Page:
Nonfiction > E.C. Stedman & E.M. Hutchinson, eds. > A Library of American Literature > 1835–1860
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Stedman and Hutchinson, comps.  A Library of American Literature:
An Anthology in Eleven Volumes.  1891.
Vols. VI–VIII: Literature of the Republic, Part III., 1835–1860
 
Fortune of the Republic
By Ralph Waldo Emerson (1803–1882)
 
[Prose Works. See full text. 1880.]

IF a temperate wise man should look over our American society, I think the first danger that would excite his alarm would be the European influences on this country. We buy much of Europe that does not make us better men: and mainly the expensiveness which is ruining that country. We import trifles, dancers, singers, laces, books of patterns, modes, gloves, and cologne, manuals of Gothic architecture, steam-made ornaments. America is provincial. It is an immense Halifax. See the secondariness and aping of foreign and English life, that runs through this country, in building, in dress, in eating, in books. Every village, every city has its architecture, its costume, its hotel, its private house, its church from England.
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  Our politics threaten her. Her manners threaten us. Life is grown and growing so costly, that it threatens to kill us. A man is coming here as there to value himself on what he can buy. Worst of all, his expense is not his own, but a far off copy of Osborne House or the Elysée. The tendency of this is to make all men alike; to extinguish individualism and choke up all the channels of inspiration from God in man. We lose our invention and descend into imitation. A man no longer conducts his own life. It is manufactured for him. The tailor makes your dress; the baker your bread; the upholsterer—from an imported book of patterns—your furniture; the Bishop of London your faith.  2
  In the planters of this country, in the seventeenth century, the conditions of the country combined with the impatience of arbitrary power which they brought from England, forced them to a wonderful personal independence and to a certain heroic planting and trading. Later this strength appeared in the solitudes of the West, where a man is made a hero by the varied emergencies of his lonely farm, and neighborhoods must combine against the Indians, or the horse-thieves, or the river rowdies, by organizing themselves into committees of vigilance. Thus the land and sea educate the people, and bring out presence of mind, self-reliance, and hundred-handed activity. These are the people for an emergency. They are not to be surprised, and can find a way out of any peril. This rough and ready force becomes them, and makes them fit citizens and civilizers. But if we found them clinging to English traditions, which are graceful enough at home, as the English Church, and entailed estates, and distrust of popular election, we should feel this reactionary, and absurdly out of place.  3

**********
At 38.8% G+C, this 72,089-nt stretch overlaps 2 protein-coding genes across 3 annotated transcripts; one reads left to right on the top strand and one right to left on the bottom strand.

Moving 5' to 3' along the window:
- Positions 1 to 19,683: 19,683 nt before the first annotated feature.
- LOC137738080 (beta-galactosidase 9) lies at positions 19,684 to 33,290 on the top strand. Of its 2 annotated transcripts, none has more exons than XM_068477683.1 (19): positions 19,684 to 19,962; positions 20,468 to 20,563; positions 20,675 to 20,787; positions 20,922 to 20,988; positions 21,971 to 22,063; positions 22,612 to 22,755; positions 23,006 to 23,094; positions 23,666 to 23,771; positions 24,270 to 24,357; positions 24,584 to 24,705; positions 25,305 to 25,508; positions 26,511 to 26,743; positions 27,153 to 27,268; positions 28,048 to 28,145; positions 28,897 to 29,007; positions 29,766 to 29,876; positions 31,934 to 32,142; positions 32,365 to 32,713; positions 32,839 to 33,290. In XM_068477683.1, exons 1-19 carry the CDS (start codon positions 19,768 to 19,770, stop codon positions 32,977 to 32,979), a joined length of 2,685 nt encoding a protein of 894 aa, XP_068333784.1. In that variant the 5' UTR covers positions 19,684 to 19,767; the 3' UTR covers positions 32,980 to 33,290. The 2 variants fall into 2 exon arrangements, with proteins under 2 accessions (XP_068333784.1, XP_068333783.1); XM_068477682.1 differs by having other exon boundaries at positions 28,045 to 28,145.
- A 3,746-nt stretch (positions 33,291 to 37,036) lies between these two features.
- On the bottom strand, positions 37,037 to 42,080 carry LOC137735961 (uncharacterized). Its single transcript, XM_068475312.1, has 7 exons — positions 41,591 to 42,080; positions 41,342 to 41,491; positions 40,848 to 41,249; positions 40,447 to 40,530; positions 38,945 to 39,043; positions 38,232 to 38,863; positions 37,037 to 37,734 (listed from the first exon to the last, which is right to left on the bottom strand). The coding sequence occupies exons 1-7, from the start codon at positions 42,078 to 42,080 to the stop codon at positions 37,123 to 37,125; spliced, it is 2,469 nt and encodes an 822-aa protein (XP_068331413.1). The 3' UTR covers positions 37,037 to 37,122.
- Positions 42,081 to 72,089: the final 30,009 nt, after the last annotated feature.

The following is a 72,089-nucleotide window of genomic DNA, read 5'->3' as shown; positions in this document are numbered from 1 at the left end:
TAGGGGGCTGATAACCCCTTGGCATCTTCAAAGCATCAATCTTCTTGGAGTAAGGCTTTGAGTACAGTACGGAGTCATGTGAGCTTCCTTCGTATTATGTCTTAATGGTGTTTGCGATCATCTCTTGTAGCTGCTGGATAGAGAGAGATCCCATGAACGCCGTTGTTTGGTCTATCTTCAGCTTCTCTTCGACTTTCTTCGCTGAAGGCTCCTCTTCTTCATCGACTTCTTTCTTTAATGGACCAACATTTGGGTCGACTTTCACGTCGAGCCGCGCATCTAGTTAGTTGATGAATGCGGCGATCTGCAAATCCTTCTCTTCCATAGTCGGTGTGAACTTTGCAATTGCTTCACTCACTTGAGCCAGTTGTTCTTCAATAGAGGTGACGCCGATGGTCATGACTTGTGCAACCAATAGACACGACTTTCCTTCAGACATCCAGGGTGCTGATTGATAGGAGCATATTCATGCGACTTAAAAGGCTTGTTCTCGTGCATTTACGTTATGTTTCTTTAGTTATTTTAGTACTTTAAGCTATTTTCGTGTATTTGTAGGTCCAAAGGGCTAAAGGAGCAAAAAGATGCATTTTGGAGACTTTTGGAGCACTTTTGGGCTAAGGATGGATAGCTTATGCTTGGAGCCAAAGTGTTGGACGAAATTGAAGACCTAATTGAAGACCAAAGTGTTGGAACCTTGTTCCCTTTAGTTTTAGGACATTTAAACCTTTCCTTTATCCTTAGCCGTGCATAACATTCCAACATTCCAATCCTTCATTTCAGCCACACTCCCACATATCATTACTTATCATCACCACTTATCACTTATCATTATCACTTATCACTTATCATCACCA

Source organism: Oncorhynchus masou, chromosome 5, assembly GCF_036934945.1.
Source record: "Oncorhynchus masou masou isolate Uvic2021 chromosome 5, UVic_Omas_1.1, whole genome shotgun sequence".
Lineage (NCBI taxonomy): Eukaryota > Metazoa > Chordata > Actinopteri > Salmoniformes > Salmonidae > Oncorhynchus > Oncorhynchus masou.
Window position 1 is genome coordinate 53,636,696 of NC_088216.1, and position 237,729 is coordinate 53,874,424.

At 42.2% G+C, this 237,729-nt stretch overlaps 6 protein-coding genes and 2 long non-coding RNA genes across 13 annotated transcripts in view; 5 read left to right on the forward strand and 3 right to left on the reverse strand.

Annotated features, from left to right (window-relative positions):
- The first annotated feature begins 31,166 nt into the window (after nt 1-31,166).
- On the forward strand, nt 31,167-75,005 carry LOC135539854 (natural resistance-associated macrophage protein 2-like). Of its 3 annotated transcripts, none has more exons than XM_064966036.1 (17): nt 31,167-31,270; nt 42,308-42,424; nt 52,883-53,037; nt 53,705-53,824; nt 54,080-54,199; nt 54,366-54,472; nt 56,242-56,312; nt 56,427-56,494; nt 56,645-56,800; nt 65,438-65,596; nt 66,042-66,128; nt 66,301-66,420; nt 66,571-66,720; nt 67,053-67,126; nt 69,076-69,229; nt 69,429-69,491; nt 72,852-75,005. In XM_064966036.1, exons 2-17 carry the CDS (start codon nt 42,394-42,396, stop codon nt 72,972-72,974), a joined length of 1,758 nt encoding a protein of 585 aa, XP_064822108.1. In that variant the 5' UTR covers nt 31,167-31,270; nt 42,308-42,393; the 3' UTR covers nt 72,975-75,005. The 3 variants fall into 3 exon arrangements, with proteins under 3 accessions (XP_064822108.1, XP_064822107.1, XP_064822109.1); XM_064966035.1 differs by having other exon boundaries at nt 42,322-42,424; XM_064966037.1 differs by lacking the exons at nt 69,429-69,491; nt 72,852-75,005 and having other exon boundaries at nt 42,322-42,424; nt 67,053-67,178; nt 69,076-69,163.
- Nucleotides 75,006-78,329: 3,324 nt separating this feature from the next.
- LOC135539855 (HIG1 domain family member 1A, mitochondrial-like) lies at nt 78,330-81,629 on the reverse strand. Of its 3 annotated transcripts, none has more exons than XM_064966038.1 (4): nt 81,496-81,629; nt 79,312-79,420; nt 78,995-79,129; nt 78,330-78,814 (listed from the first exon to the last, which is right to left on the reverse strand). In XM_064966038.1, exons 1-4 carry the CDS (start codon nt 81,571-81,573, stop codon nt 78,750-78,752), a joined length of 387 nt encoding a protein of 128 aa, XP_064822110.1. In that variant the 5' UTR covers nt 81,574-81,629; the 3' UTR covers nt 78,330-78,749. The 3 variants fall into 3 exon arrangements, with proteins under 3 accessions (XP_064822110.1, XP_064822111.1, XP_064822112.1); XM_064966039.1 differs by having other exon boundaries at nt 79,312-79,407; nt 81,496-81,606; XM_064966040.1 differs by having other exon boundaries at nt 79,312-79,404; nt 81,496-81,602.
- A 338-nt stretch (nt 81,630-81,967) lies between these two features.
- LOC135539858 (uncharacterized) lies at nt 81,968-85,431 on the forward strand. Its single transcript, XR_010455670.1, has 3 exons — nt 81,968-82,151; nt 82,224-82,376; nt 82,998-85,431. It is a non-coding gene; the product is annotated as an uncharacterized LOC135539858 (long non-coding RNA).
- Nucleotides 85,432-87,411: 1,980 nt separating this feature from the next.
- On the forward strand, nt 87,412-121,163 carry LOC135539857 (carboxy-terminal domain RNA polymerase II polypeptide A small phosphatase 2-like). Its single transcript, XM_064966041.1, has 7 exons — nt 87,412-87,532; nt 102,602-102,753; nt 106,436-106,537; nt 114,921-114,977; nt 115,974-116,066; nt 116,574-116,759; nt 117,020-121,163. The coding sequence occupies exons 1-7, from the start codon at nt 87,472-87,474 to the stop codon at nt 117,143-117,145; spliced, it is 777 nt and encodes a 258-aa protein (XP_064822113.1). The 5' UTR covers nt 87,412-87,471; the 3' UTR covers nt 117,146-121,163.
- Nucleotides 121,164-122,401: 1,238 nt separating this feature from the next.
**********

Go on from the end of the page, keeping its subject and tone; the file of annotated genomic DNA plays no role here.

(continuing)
Let the passion for America cast out the passion for Europe. Here let there be what the earth waits for,—exalted manhood. What this country longs for is personalities, grand persons, to counteract its materialities. For it is the rule of the universe that corn shall serve man, and not man corn.  4
  They who find America insipid,—they for whom London and Paris have spoiled their own homes, can be spared to return to those cities. I not only see a career at home for more genius than we have, but for more than there is in the world.  5
  The class of which I speak make themselves merry without duties. They sit in decorated club-houses in the cities, and burn tobacco and play whist; in the country they sit idle in stores and bar-rooms, and burn tobacco, and gossip and sleep. They complain of the flatness of American life; “America has no illusions, no romance.” They have no perception of its destiny. They are not Americans.  6
  The felon is the logical extreme of the epicure and coxcomb. Selfish luxury is the end of both, though in one it is decorated with refinements, and in the other brutal. But my point now is, that this spirit is not American.  7
  Our young men lack idealism. A man for success must not be pure idealist, then he will practically fail; but he must have ideas, must obey ideas, or he might as well be the horse he rides on. A man does not want to be sun-dazzled, sun-blind; but every man must have glimmer enough to keep him from knocking his head against the walls. And it is in the interest of civilization and good society and friendship, that I dread to hear of well-born, gifted and amiable men, that they have this indifference, disposing them to this despair.  8